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Photo illustration of Luke Farritor with the Herculaneum papyri scrolls. (Images courtesy of Luke Farritor and Vesuvius Challenge)

The 22-Year-Old Who Unlocked the Secrets of Ancient Rome

A treasure trove of ancient texts has been unreadable for 2,000 years. By using an AI program he designed, Luke Farritor helped unveil its mysteries for the first time.

While driving to his SpaceX internship in Texas in March 2023, 22-year-old Luke Farritor was listening to a podcast about a niche use of artificial intelligence: deciphering ancient scrolls. Then, he heard about a new competition—called the Vesuvius Challenge—being offered to the first person who could use AI to decode an ancient scroll from the ruins near Pompeii

The prize? One million dollars. And anyone with a laptop could compete. 

Farritor, then enrolled as a computer science major at the University of Nebraska, learned Latin as a kid and used to spend hours in history museums, but he never considered the classics an especially lucrative pursuit. That was until he heard about the Vesuvius Challenge. 

“I got home that day and just got going and never stopped,” Farritor told me. 

The competition, organized by Silicon Valley entrepreneurs Nat Friedman and Daniel Gross, and Dr. Brent Seales, a computer science professor at the University of Kentucky, launched on the Ides of March last year. Contestants had until the end of 2023 to decipher one of around 1,000 Herculaneum Papyri scrolls recovered from the library of the Villa dei Papyri, which was decimated by the same 79 CE eruption of Mount Vesuvius that froze the city of Pompeii in time. Discovered in the eighteenth century, the excavated scrolls have been sitting in museums and universities around Europe, unable to be touched “without them turning to ash,” Farritor said. 

Left: The scroll read by the winners. Right: Result of an attempt to physically unroll a scroll. (Vesuvius Challenge)

The materials from what was once one of the largest libraries in the ancient world, attached to a villa belonging to Julius Caesar’s father-in-law, have long had potential to reshape our knowledge of ancient history. Historian Garrett Ryan wrote that the recovered scrolls “will transform our knowledge of classical life and literature on a scale not seen since the Renaissance.” Before the Vesuvius Challenge, little was known about who wrote the scrolls or what they said.

Last week, Farritor was announced as one of the winners, receiving more than $250,000 in prize money, and was coolheaded about the news. When I asked him how he felt about the prize, he said he was “relieved.” The contest also landed Farritor a job: he has dropped out of college and now works for Friedman, “mostly doing investing stuff.”

Farritor explained to me that his AI program took the image of the scroll and chopped it up into “tiny bits of 100 pixels by 100 pixels. And then the machine learning algorithm looks at each one and it asks itself, do I think there’s ink here? Or do I think there’s no ink here?” By compiling these tiles, the AI program can do what was impossible only a few years ago: read the scroll. 

The Greek characters πορφύραc, revealed as the word purple by Luke Farritor. (Vesuvius Challenge)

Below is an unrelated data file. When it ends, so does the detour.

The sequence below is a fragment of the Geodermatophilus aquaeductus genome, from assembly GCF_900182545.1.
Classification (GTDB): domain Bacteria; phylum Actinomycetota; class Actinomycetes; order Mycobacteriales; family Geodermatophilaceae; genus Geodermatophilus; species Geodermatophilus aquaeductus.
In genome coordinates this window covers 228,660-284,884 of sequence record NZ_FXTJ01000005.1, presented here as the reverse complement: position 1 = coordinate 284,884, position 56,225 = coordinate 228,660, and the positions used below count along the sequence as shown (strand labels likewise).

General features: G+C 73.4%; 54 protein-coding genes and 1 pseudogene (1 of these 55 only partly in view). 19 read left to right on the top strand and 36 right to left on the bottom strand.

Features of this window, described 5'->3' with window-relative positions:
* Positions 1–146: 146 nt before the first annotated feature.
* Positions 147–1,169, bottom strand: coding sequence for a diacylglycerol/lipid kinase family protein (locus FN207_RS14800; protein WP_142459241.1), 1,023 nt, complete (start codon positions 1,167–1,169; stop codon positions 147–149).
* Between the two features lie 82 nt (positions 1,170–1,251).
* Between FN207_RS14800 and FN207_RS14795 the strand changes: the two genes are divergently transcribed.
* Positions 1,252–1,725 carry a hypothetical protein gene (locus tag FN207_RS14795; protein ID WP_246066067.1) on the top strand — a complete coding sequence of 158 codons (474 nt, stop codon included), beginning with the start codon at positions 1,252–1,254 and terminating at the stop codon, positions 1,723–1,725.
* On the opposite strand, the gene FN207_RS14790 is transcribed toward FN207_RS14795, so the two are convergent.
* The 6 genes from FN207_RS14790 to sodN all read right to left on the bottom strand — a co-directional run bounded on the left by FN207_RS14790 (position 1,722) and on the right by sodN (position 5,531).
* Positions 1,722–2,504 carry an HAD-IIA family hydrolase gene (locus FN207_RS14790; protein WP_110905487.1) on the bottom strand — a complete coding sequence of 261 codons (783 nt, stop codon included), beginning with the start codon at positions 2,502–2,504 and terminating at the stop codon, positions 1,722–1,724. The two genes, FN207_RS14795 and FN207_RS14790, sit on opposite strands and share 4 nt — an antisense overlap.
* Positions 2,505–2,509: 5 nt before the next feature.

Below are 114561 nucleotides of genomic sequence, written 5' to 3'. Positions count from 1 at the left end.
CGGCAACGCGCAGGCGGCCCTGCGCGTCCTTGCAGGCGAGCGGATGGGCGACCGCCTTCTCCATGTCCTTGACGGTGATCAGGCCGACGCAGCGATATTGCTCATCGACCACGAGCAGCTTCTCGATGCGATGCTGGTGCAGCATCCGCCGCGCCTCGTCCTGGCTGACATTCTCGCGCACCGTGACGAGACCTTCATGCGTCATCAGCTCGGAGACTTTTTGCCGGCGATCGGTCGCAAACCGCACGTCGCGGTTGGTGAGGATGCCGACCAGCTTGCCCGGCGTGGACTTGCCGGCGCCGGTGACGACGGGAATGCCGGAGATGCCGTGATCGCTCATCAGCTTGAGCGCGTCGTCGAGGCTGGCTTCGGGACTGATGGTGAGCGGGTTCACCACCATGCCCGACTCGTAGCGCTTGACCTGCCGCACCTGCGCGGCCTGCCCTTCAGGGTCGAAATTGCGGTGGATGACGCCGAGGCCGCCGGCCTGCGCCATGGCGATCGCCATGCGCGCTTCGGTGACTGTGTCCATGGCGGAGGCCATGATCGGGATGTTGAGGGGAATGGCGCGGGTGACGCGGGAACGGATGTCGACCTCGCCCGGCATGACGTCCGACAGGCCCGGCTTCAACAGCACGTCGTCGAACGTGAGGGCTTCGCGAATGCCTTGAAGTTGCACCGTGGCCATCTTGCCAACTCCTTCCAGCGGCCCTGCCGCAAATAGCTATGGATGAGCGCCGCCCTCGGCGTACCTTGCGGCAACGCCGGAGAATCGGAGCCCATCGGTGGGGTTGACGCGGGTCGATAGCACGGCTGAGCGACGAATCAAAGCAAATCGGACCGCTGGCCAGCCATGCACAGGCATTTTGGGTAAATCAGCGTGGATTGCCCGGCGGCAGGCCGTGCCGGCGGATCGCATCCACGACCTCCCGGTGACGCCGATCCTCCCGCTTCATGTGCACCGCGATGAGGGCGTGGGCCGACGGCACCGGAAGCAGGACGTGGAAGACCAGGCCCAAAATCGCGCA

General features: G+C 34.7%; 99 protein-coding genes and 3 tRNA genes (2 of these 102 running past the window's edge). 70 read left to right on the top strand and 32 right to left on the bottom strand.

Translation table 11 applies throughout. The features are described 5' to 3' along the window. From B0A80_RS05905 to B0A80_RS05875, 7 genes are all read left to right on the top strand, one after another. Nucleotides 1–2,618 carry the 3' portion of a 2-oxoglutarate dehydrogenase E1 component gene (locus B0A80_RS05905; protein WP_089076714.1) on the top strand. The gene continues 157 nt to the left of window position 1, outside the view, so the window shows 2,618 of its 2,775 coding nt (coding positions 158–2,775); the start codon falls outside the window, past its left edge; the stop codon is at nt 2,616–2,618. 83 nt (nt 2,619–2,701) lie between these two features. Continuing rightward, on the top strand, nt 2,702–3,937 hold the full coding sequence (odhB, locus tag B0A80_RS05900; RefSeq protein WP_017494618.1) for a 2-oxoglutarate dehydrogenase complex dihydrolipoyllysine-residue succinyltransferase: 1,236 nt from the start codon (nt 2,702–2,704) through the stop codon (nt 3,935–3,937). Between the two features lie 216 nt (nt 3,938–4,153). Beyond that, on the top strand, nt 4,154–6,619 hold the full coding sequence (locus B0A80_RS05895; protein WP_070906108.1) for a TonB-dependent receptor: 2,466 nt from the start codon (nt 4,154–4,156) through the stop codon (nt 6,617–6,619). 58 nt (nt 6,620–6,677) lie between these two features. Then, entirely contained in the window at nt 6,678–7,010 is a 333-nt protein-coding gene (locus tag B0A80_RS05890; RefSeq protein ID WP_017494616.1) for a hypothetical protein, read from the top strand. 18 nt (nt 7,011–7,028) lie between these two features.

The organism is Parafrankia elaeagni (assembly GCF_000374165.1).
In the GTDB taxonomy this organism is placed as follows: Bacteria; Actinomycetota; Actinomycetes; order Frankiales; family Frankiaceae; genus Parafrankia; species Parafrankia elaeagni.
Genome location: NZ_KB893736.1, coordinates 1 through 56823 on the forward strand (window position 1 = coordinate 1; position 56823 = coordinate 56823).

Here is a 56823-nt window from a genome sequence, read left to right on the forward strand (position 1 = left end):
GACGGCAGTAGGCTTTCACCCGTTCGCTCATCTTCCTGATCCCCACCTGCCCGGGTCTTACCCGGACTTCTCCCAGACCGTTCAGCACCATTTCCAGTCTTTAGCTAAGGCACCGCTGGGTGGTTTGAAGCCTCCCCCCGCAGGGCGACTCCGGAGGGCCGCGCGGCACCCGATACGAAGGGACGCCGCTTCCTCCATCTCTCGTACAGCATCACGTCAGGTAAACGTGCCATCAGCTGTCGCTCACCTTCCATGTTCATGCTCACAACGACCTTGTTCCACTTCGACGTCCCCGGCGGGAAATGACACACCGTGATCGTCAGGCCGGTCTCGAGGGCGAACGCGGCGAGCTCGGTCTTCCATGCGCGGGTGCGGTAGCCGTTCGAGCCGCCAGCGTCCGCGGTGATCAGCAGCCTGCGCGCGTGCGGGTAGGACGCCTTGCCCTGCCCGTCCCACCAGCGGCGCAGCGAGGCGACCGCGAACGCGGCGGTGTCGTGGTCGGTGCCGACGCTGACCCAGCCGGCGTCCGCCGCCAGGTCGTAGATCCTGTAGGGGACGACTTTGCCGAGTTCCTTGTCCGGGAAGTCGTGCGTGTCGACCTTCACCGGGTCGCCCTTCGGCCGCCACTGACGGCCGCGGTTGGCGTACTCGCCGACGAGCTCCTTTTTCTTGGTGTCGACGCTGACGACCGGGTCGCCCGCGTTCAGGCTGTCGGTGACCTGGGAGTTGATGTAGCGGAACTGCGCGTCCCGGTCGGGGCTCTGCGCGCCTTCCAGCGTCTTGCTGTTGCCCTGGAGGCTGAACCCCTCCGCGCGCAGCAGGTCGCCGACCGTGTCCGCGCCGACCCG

In October, seven months after he’d started his work, Farritor won the $40,000 First Letters Prize for finding ten characters in a small area of a scroll—the word “ΠΟΡΦΥΡΑϹ,” used in ancient times to indicate purple dye or purple cloths. In Roman times, purple was a symbol of high status and imperial authority because of its scarcity

Weeks later, Youssef Nader, an Egyptian living in Berlin, independently found the same word. The two teamed up with Swiss student Julian Schilliger, whose work has enabled 3D mapping of the scrolls, and on February 5, the three students were announced as winners of the $700,000 top prize for deciphering five percent of the scroll. 

The deciphered text was an Epicurean work of criticism, likely by the scholar Philodemus, who lived in the first century BCE. In it, Philodemus criticizes the Stoics, who, he writes, “have nothing to say about pleasure.” As the competition organizers note, this line “seems familiar to us, and we can’t escape the feeling that the first text we’ve uncovered is a 2000-year-old blog post about how to enjoy life.”

Some of the lines of text extracted from the scroll by Luke Farritor. (Vesuvius Challenge)

Farritor hopes that his team’s code can be used to read the remaining 95 percent of this scroll as well as the other manuscripts from the Herculaneum Papyri. On top of the scrolls discovered so far, experts believe many more remain unexcavated. “There are hundreds of these scrolls that we want to scan and read,” Farritor said. “And then there’s probably hundreds more that are still there.” 

The Vesuvius Challenge will continue to incentivize further work into reading the scrolls—and redefining what we know about the ancient world—using checks from wealthy donors, including more than $2 million from the Musk Foundation. The next challenge is to read 90 percent of four scrolls.

Farritor predicts that reading these ancient scrolls “will completely upend our understanding of the ancient world. There’s just so much work that was lost.” At present, much of our understanding of ancient Rome comes from gluing together “guesses on other guesses.” To have access to an ancient library is “going to rewrite a lot of the assumptions we have,” he added. 

For now, Farritor and his team have their work cut out for them: “All of our efforts are going to be just focused on reading the rest of this library.” 

Read Julia Steinberg’s last article for The Free Press, a look at Silicon Valley’s e/acc evangelists, “Move Fast and Make Things.” And follow her on X @Juliaonatroika.

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